Can I take my 18 foot (1972) 160hp to Catalina?

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  #1  
Old 09-13-08, 10:16 PM
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Location: Santa Monica, CA
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Can I take my 18 foot (1972) 160hp to Catalina?

We are new boat people and just acquired a small boat - an 18 foot 1972 Reimell (and love it), and want to know if it is a good idea to try and go to Catalina. Its an older boat in good condition. It has no radio, gps or anything which we will get. But is it too small for a trip to Catalina on a calm day????

If there is anyone out there that can offer some information or let me know where can I get info on ... everything? We are new to the water, and love it, but need much help.

Thanks, Christine
 
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  #2  
Old 09-14-08, 12:37 AM
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Location: Near Buffalo, NY
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Welcome to the DIY forums!

To me, boats are not a means to an end ... they are the end. Where I go in a boat isn't as important as spending time on the boat relaxing and enjoying our waterways.

That said ... Safety on the water is of paramount importance. It CANNOT be taken lightly. The boat must have all of the USCG required safety devices. An extra anchor and rode will come in handy, as will some springer lines and extra utility lines. Don't count on your four 15-foot dock lines to be enough.

The CG requires one fire extinguisher. Buy two and mount them within easy reach at opposite ends of the boat.

A first aid kit will also come in handy.

If you spend enough time in a boat, something will eventually go wrong and you will use those devices. (I have on several occasions.)

That 36-year-old engine can run like a top, but only if it's maintained properly -- and it needs a lot of TLC. It should be checked thoroughly for any leaks before every use. A regular preventive maintenance schedule is a must. You're posting to a DIY forum, so I assume you're prepared to do the work youself: Buy a maintenance and repair manual for the engine and drive.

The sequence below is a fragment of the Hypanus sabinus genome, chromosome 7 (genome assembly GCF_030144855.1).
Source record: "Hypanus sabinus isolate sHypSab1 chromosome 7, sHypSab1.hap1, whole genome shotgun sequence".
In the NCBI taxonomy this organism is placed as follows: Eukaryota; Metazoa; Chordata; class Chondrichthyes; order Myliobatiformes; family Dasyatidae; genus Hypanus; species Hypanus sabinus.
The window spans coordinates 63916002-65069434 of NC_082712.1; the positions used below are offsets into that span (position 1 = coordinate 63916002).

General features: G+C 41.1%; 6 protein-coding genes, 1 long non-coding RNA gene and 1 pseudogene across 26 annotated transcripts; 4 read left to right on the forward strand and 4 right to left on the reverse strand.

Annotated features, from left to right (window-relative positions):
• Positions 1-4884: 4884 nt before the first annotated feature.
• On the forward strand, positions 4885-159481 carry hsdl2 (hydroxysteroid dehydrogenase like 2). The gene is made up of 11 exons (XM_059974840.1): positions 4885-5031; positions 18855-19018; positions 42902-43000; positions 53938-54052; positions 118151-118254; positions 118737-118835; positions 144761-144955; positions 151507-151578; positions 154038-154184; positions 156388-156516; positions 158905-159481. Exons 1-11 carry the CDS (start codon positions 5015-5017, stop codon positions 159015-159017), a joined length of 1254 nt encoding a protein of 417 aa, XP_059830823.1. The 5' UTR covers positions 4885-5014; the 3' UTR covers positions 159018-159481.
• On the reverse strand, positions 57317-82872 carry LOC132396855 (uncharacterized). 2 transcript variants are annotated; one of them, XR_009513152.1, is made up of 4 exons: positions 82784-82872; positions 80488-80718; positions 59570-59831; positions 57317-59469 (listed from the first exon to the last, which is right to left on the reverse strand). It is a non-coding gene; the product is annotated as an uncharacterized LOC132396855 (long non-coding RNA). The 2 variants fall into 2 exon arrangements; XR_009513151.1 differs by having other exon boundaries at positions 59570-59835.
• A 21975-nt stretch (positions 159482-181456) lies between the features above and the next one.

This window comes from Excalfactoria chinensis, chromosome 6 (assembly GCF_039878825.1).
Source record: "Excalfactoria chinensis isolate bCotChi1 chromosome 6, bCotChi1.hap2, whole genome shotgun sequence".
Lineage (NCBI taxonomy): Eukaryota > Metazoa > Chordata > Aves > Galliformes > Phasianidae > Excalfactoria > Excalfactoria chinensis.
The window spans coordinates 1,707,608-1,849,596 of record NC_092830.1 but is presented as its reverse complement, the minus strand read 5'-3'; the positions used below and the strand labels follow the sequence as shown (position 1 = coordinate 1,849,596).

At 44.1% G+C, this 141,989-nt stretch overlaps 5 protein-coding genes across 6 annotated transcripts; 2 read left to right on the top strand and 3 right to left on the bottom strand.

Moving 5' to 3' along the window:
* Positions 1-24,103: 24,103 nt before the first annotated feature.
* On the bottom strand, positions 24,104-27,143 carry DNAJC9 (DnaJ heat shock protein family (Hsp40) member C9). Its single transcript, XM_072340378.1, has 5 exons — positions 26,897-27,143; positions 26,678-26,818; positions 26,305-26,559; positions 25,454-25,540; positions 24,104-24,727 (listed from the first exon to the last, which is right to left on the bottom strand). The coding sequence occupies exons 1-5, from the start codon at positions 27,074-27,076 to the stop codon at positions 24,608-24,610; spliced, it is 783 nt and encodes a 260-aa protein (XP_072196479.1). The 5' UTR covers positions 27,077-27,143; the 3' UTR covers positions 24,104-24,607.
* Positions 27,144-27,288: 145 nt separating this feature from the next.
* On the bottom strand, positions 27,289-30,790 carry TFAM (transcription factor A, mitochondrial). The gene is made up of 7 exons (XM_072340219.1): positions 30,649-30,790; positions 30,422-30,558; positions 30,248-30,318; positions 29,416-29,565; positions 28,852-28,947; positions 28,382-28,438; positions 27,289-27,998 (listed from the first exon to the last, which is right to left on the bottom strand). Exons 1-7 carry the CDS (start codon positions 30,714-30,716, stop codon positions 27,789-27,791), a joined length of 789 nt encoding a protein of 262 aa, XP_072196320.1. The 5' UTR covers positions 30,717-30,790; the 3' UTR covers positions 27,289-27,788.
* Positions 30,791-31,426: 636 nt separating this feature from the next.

Never run an engine that old wide open for more than a few seconds during an outing. You'll get the best fuel efficiency and you'll increase engine life if you run the boat at the lowest speed at which it can maintain plane. Generally around 3,000 rpm.

A GPS that's designed for a car won't cut it in a boat. You need a marine GPS with navigational charts so you can plot your course without running aground. A GPS shouldn't be the only nav aid on board if you're planning to cruise the ocean, though. A compass is a necessity, along with paper charts.

A marine-band radio in a small boat like yours has a range of about 11 miles. Catalina is 48 miles from Santa Monica. You'll be out of range of either landfall and relying on other boats to answer a distress call. No cell phone coverage out there either.

How big is the gas tank on the boat? How much does it consume? What's the total mileage range of the boat? The rule of thumb is to plan to use 1/3rd of the fuel to get to the destination. Your boat probably won't hold enough fuel to go 48 miles with a reserve, so you'll be taking a chance. Seas can kick up quickly and turn a nice cruise into a nightmare. On a calm day, you're golden. But if the sea kicks up, you'll use the reserve fuel in short order.

There are Safe Boating Classes in your area held by the local Coast Guard Auxiliary. PLEASE sign up for one.

Lastly, and to answer your original question: A 48-mile trip to Catalina across open ocean in a 1972 18-foot boat is extremely dangerous even for experienced boaters. If I were you, I'd limit my offshore outings to stay within a couple of miles of land (always maintaining line of sight) and keep one ear on the NOAA weather radio at all times. My preference, though, would be to trailer it to lakes & reservoirs until you get more experience.
 

Last edited by Rick Johnston; 09-14-08 at 08:59 AM. Reason: Clarification
  #3  
Old 09-14-08, 09:18 AM
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Smile Thank you Rick

Thank you Rick,

Your information is greatly appreciated. I will follow your advise - This will be a great first boat and over time, we will get experience - maybe the next boat will be the one for Catalina. Any suggestion on size?

Again I appreciate your input, it is very valuable to us.
Thank you - Thank you!
Christine
 
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